Week ending 18th December 2020.

Overall it has been a ‘nothing week’.

We had high hopes on Brexit negotiations, US fiscal stimulus talks and monetary policy meetings at the major central banks, but all effectively turned out to be non-events.

Although we didn’t expect the US central bank, the Fed, to lower US interest rates from their current rate of 0.25% given the potential for additional fiscal stimulus (as fiscal stimulus will help those households and businesses, such as shops and restaurants that have been hard-hit by the coronavirus outbreak and associated lockdowns much more than an additional interest rate cut), we had hoped that the Fed would either tweak their QE program or provide guidance on its future.  Unfortunately, all we got was a vague commitment to maintain the current level of QE until “substantial” progress has been made toward its inflation target and employment goals – which is very much a ‘wait and see as we don’t know what the inflation or employment goal is until we see it’ sort of statement.

While we don’t believe the Fed is likely to increase US interest rates for several years, it would have been nice to have this confirmed by Fed policymakers as this commitment would provide a boost to global equity markets – especially as recent US economic data suggests that the US economic recovery is starting to lose momentum.  For example, US retail sales fell 1.1% in November, while October’s data reading was revised down from a 0.3% increase to a decline of 0.1%; and the weekly US initial jobless claims increased to 885,000 from 862,000 – its worst reading since early September as a number of states have started to impose stricter lockdowns as coronavirus cases and hospitalisations continue to climb.

In the UK, the BoE also left interest rates and QE unchanged as the UK’s post-Brexit transition period trade arrangements are still unknown – although policy makers do, thankfully, appear ready to act to support the economy if it is necessary.

As for Brexit and US fiscal stimulus negotiations, the theatrics continues to keep us on tenterhooks – although in the US the recent disappointing economic data hopefully gives politicians in Washington, from both sides of the aisle, an incentive to stop playing brinkmanship and push through a fiscal aid package for struggling consumers and businesses.

While this, our final Market Update of 2020, may appear to be slightly downbeat, it is more a reflection of our frustration as we had hoped that after such an intense and emotional year we would have some clarity on Brexit and US stimulus before the Christmas break – although we believe 2021 should be a positive year for global equity markets as coronavirus vaccines will mean the consumption of toilet paper will be out and demand for traveling and eating out will be back in, but an aggressive US fiscal stimulus package and a Brexit trade agreement would turbo-charge the recovery and make 2021 even better!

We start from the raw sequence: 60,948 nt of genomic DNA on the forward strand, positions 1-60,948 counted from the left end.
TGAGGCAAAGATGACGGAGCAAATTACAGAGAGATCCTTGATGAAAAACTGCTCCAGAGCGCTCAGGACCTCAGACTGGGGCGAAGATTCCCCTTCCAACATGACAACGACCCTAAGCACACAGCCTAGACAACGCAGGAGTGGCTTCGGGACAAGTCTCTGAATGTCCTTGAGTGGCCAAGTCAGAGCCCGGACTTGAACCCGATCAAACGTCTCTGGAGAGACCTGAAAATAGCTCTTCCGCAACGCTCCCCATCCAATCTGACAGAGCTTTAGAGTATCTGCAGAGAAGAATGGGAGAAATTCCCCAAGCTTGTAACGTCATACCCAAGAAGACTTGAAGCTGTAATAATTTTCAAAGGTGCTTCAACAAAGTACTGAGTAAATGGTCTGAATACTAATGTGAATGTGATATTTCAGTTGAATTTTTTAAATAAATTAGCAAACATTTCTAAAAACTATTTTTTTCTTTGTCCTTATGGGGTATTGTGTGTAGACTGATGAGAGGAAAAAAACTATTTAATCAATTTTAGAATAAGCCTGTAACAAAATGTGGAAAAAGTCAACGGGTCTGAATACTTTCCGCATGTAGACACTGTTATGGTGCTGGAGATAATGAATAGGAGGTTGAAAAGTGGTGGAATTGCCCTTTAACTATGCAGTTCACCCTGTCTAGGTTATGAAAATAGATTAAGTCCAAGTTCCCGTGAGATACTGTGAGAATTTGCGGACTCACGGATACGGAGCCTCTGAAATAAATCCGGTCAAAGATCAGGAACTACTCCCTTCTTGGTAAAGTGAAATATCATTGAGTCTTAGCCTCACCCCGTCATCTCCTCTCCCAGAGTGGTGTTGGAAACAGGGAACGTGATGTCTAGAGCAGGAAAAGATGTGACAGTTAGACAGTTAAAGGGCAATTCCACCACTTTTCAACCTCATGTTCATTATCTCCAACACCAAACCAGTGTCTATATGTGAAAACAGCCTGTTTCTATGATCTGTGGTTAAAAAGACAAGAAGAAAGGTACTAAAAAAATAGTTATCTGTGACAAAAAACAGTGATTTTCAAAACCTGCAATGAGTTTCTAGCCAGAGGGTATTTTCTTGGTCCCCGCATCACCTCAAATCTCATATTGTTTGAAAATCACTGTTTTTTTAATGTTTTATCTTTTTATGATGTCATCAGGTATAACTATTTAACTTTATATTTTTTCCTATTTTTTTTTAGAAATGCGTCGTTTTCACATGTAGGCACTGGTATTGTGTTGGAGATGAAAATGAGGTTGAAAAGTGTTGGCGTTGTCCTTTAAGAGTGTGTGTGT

Finally, we would like to thank you for sticking with us over the past 10 months as we navigated your investments through one of the most challenging periods we have ever experienced, and in the words of John Lennon from his 1971 song ‘Happy Xmas’, we would like to wish you and your family “a very Merry Christmas, and a happy New Year, let’s hope it’s a good one, without any fear”.

And don’t worry, we are still working and managing your investments over the Christmas period, but as economic data releases and news tends to quieten, our next Weekly Market Summary will be Monday 4 January 2021 – although we will of course provide you with a Market Update if any major market moving events happen in the meantime.

Investment Management Team

Market Update – Monday 21st December 2020

Having said Friday’s Market Update would be the last for 2020, we have had such an eventful weekend that another Market Update was warranted!

On the positive side, US politicians finally managed to agree on a $900bn fiscal stimulus deal which will provide help to American households and businesses over the coming months while the Pfizer and Moderna coronavirus vaccines are rolled-out.

This great news would normally be positive for equity markets, but unfortunately with the coronavirus outbreak intensifying over the weekend (especially as the subsequent travel restrictions could complicate, if not stop, Brexit negotiations), global equity markets have started the week lower, with the FTSE-100, as we write, down over 170 points, or 2.60%.

While the equity market’s knee-jerk reaction is understandable, at the expense of appearing blasé or Pollyannaish, it is important to appreciate that many Investment Bankers and Fund Managers (especially those in London) will either be on holiday or are not prepared to add any additional positions to their portfolios over the Christmas holidays given liquidity is normally much lower.

However, while we fully appreciate that this equity market weakness may be unnerving and you may have the temptation to sell, we don’t believe long-term investors need to be overly worried.  As we have previously warned, the path for equity markets is never smooth or easy – and we firmly believe that today’s coronavirus situation is very different from that seen earlier in the year as the unprecedented government and central bank stimulus, coupled with the roll-out of a number of coronavirus vaccines getting underway, all suggests to us that 2021 will be positive for global equity markets.  Unfortunately, in the very near-term we will continue to take two steps forward and one step back as equity market volatility is likely to remain elevated, especially as equity markets are currently trading on every news headline.

Investment Management Team

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